The health benefits of policies that aim to reduce carbon emissions can more than pay for the costs associated with implementing these policies, according to a new study.
The study, published in the journal Nature Climate Change and completed by researchers from MIT, looked at three different models for policies aimed at reducing carbon emissions in the U.S. — a clean energy standard, a policy aimed at emissions from transportation, and a cap and trade program — all of which were created to resemble policies already proposed in the United States. The researchers found that, in one scenario, the health care-associated savings — mostly from things like avoided hospital visits and reduced spending on pollution-related illnesses — from a carbon-reducing policy were more than 10 times the cost it took to implement the policy.
“If cost-benefit analyses of climate policies don’t include the significant health benefits from healthier air, they dramatically underestimate the benefits of these policies,” lead author Tammy Thompson said in a statement.
For the cap and trade program, the researchers found that the savings related to health benefits far outweighed the $14 billion cost associated with the policy, with health care benefits equaling out to 10.5 times as much as as the policy’s implementation cost. The clean energy standard, which was designed to cut emissions a similar amount to the EPA’s new proposed power plant rule, had $247 billion in health care savings and cost about $208 billion to implement. The transportation policy, on the other hand, which set strict standards on fuel economy, didn’t earn back its implementation costs in health care savings: it cost about $1 trillion, according to the study, and its health benefits evened out to only about a quarter of that cost.
“A particularly notable aspect of this study is that even though several recent studies have shown large co-benefits, this study finds large co-benefits in the U.S., where air quality is assumed to be high relative to other countries,” Gregory Nemet, a professor of public affairs and environmental studies at the University of Wisconsin at Madison said in a statement. “Now that states are on the hook to come up with plans to meet federal emissions targets by 2016, you can bet they will take a close look at these results.”
MIT is calling the study the “most detailed assessment to date” of the health care savings associated with carbon-reduction policies, with the researchers paying “especially close attention to how changes in emissions caused by policy translate into improvements in local and regional air quality.” But the study isn’t the first to look at the negative health impacts of pollution and the health care costs these impacts create. Long-term exposure to air pollution has been linked to kidney damage, cardiovascular disease, birth defects and death. A 2010 study by the RAND Corporation that focused on California found that air pollution that was higher than federal clean air standards caused almost 30,000 hospital admissions and visits to the ER in California between 2005 and 2007. Those hospital admissions were attributed to exposure to fine particulate matter, which is emitted from smokestacks and cars, and high ozone levels. The study found that these hospital visits added up to more than $193 million in added costs in California.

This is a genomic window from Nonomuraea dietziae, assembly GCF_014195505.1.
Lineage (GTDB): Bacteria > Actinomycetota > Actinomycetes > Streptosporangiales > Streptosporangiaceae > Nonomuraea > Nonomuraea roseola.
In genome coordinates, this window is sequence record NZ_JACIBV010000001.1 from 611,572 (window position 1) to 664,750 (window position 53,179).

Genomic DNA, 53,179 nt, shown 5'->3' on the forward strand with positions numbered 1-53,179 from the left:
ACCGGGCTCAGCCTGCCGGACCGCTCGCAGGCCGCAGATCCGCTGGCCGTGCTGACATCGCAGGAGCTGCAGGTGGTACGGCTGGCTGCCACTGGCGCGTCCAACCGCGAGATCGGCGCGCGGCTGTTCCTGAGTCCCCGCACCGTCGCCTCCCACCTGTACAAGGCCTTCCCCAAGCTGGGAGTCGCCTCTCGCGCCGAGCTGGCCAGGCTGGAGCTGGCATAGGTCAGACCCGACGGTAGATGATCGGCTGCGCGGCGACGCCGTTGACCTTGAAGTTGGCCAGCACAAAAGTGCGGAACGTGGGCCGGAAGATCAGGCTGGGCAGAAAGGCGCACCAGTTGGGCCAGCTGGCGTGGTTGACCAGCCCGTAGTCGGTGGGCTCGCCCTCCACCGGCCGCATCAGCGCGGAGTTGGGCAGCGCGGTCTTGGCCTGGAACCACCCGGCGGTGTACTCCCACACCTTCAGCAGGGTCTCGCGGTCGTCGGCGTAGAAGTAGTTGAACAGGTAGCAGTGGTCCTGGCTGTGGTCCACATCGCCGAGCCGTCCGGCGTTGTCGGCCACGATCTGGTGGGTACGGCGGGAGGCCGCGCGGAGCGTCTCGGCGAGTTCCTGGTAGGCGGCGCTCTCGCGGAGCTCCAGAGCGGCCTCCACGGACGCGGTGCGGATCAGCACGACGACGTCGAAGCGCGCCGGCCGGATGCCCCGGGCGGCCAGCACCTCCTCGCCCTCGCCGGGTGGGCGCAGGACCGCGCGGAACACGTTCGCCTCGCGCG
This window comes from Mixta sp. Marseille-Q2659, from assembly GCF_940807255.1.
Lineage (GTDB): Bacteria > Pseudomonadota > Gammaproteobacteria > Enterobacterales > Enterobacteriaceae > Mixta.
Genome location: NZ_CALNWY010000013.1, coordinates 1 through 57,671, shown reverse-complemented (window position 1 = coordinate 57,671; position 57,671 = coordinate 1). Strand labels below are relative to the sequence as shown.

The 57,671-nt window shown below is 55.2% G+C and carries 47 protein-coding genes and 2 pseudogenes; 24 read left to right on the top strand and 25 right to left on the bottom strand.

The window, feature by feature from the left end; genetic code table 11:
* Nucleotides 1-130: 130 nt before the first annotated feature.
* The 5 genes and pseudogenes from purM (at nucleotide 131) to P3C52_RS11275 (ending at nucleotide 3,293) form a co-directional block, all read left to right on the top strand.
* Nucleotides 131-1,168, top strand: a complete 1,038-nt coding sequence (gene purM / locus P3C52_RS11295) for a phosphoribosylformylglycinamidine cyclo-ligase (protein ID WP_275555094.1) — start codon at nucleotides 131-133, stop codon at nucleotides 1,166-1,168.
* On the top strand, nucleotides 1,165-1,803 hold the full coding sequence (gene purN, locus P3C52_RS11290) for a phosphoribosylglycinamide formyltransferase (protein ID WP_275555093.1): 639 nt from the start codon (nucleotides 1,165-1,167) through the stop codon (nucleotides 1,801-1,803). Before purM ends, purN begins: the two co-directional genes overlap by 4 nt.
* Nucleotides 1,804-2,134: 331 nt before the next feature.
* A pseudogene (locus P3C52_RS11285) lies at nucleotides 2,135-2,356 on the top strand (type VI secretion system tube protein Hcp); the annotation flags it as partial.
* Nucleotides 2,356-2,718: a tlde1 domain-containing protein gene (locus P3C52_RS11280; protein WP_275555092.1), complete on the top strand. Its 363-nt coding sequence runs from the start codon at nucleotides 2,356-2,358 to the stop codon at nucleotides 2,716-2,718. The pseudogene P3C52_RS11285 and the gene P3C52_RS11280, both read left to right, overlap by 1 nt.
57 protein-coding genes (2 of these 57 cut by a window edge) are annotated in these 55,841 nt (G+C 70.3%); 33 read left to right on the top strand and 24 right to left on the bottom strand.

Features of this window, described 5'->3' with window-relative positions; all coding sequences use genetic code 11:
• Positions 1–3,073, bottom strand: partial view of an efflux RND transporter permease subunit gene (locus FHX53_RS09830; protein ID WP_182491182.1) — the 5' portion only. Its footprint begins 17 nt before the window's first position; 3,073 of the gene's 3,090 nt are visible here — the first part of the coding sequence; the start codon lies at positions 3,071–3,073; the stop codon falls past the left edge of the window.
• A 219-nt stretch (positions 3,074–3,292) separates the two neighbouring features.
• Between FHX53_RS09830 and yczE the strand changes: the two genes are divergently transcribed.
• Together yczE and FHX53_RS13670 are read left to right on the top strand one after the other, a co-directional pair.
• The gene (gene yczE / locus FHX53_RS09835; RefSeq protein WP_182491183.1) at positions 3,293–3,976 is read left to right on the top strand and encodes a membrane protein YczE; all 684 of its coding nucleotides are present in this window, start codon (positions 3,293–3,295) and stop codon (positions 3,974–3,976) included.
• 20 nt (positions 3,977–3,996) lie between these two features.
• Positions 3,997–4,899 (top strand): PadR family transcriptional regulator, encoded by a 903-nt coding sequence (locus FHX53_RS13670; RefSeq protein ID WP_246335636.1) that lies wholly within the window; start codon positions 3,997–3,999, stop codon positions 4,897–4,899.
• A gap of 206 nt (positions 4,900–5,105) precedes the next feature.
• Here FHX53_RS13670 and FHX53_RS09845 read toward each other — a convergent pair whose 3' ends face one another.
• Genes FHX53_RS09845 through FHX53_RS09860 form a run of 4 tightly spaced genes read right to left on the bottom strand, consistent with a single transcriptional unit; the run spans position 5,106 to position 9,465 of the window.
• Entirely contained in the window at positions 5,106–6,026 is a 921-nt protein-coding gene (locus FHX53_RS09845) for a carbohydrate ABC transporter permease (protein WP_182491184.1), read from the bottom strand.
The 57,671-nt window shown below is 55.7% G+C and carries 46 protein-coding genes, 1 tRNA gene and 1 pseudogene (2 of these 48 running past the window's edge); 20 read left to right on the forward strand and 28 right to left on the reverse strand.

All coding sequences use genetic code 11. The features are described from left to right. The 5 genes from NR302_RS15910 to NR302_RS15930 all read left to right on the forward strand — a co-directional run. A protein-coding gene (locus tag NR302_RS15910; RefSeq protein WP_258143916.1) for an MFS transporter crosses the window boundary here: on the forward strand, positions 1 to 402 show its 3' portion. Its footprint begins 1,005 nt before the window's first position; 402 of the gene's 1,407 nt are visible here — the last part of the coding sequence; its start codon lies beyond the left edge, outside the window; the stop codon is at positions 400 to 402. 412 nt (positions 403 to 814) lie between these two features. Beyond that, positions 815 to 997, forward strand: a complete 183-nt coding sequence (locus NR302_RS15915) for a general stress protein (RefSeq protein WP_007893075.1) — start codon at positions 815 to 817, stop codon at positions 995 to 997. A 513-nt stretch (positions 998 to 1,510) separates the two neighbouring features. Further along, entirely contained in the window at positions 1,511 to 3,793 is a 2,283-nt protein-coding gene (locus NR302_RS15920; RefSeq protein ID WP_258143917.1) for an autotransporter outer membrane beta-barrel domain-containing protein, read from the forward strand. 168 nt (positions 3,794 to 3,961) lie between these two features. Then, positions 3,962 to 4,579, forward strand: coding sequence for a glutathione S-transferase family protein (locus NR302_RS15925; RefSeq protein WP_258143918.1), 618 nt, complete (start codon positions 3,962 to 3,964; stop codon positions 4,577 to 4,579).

The study also isn’t the first to find that health care savings can sometimes outweigh the costs of pollution-reducing policies. A study published in Nature last year estimated that health benefits from cutting one ton of carbon dioxide equaled out to $50 and $380, which is more than the estimated cost of cutting one ton of carbon dioxide.
The EPA’s rule on carbon emissions from existing power plants, which was proposed in June, was lauded by organizations like Moms Clean Air Force and by President Obama for its potential to cut back on the air pollution that contributes to asthma attacks and hospital visits. The EPA, too, estimated that health care benefits would help offset the policy’s implementation cost — the agency’s models found the new rule would cost $7.3 billion to $8.8 billion each year, while the benefits of saved hospital visits and other health improvements totaled $55 billion to $93 billion by 2030.